In Colorado, for example, it is illegal for an employer to terminate an employee because that employee engaged in any lawful activity off the employer's premises during nonworking hours unless the restriction 1) relates to a bona fide occupational requirement or is reasonably and rationally related to the employee's employment activities and responsibilities; or 2) is necessary to avoid, a conflict of interest, or the appearance of a conflict, with any of the employee's responsibilities to the employer.

In Montana, an employer is prohibited from refusing to hire a job applicant or disciplining or discharging an employee for using "lawful consumable products" (such as tobacco or alcohol) if the products are used off the employer's premises outside of work hours, with certain exceptions for a bona fide occupational requirement or a conflict of interest, similar to Colorado's law.

In addition to the examples set forth above, here are additional instances of off-duty conduct which may be grounds for discipline or termination, depending on the state and the circumstances:

  • 20 states have enacted medical marijuana laws, and 13 states have similar legislation pending (Arizona and Delaware even restrict an employer's ability to terminate an employee in response to a failed drug test);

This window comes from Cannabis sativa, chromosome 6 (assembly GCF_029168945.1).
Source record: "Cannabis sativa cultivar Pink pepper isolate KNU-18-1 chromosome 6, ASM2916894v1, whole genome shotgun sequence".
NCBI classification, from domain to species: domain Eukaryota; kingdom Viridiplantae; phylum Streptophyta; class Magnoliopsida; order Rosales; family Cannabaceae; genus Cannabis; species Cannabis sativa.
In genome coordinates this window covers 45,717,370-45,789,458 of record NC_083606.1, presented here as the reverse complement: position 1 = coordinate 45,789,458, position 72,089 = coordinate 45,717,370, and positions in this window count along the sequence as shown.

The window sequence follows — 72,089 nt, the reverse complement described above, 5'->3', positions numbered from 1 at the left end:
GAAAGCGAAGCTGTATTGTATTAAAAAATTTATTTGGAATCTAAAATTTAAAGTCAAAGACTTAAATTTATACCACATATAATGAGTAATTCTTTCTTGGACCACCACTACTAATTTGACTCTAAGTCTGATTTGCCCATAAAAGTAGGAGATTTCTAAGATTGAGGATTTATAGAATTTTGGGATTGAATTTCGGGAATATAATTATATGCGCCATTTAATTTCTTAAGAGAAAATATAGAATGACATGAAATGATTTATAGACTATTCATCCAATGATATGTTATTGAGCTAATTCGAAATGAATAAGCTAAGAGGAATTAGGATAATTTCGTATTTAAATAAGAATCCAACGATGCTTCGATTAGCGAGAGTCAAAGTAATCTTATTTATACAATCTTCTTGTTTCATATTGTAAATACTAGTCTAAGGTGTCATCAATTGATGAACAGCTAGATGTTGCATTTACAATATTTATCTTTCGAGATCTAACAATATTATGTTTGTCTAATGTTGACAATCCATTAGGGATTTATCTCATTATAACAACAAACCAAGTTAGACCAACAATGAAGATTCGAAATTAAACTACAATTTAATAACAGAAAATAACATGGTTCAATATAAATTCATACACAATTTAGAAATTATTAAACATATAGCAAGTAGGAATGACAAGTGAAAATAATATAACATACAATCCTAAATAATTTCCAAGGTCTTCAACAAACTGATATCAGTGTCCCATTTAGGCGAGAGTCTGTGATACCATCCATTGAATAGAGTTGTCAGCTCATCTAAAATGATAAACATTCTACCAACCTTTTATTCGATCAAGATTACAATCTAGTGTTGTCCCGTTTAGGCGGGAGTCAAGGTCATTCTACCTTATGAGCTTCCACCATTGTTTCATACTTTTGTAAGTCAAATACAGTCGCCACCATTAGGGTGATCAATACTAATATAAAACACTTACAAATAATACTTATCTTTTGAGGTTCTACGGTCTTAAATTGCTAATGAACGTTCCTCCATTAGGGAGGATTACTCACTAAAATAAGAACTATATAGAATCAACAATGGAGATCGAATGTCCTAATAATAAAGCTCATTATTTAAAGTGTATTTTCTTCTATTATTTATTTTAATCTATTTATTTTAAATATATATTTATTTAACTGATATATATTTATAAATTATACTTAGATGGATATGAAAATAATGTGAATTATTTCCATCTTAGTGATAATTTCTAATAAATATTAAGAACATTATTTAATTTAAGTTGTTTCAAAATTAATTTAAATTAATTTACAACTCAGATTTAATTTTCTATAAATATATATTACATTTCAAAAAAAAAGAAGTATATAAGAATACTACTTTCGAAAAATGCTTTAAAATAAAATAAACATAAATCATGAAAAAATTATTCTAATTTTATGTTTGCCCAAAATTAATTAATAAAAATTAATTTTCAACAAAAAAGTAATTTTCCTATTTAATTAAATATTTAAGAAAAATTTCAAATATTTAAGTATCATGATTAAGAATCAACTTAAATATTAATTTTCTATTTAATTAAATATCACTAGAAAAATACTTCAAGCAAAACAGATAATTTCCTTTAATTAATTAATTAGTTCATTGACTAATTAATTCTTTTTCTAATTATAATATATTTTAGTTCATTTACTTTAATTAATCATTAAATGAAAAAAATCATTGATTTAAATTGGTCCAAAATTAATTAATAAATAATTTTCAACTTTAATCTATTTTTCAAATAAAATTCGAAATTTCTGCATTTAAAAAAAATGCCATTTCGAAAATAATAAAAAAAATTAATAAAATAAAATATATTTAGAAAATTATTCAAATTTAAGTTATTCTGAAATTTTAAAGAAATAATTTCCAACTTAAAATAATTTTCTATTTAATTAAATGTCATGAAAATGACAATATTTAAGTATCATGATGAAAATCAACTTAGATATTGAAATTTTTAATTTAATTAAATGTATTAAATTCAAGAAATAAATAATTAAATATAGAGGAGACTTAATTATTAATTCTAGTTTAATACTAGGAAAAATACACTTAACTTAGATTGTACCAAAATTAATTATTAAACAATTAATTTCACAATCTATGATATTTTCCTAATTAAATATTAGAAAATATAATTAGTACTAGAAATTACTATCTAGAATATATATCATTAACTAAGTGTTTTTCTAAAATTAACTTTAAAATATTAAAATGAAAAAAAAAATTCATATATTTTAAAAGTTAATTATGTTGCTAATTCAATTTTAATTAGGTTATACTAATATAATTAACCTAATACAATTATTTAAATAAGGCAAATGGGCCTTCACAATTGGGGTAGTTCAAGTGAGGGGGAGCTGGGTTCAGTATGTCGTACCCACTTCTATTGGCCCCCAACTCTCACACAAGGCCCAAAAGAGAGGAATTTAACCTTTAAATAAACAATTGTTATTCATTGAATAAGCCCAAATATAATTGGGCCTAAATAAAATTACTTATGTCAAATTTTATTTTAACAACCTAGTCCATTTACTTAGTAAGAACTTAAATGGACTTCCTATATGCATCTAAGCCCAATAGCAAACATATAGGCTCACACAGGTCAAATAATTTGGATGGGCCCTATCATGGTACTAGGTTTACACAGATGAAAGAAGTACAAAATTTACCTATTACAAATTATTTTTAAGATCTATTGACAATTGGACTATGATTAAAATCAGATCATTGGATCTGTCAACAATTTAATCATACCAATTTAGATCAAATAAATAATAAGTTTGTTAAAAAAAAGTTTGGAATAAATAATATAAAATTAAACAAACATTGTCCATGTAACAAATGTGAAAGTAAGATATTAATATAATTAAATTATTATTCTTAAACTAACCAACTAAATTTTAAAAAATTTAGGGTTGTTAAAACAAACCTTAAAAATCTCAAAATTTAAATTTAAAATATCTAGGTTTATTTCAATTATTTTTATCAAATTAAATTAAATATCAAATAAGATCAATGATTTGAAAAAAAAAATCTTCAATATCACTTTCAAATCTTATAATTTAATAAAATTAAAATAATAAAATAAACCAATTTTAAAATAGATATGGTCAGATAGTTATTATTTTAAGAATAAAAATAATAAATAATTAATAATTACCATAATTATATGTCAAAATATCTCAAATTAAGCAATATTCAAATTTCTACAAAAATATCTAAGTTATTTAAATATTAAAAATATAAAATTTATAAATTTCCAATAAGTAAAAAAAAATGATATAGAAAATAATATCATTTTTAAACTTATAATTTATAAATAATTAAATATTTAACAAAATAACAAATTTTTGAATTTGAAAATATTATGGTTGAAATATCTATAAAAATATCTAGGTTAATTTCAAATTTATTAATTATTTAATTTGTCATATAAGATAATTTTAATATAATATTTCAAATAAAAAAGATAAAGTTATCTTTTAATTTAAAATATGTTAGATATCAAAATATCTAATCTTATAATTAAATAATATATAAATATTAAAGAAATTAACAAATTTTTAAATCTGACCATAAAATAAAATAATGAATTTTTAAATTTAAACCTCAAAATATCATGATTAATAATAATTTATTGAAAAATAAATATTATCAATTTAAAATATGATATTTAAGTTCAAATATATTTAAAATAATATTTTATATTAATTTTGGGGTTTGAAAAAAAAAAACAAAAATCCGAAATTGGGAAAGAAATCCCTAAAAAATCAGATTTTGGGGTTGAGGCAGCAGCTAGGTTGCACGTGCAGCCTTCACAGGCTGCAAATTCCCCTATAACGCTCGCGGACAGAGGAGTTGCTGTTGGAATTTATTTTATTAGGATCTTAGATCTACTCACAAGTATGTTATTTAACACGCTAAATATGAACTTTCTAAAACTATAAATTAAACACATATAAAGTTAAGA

• while most employers may prefer that employees not bring firearms onto company property, some states have laws which protect an employee's right to do so, including Arizona, Georgia, Idaho, Indiana, Kentucky, Louisiana, Maine, Minnesota, Mississippi, North Dakota, Oklahoma, Utah, and Wisconsin; and
  • 29 states and the District of Columbia have statutes protecting the rights of employees who smoke.

As the above examples illustrate, you must carefully analyze each situation before refusing to hire a candidate, or disciplining or terminating an employee for having engaged in lawful off-duty conduct, even if such conduct violates your established policy.

Even with all of the possible restrictions in some states, employers may have more leeway than they think to consider off-duty conduct when making employment decisions. A wise employer seeks wise counsel to help the employer avoid possible legal pitfalls while exercising the full extent of its rights.

The content of this article is intended to provide a general guide to the subject matter. Specialist advice should be sought about your specific circumstances.

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Authors
John W. Stapleton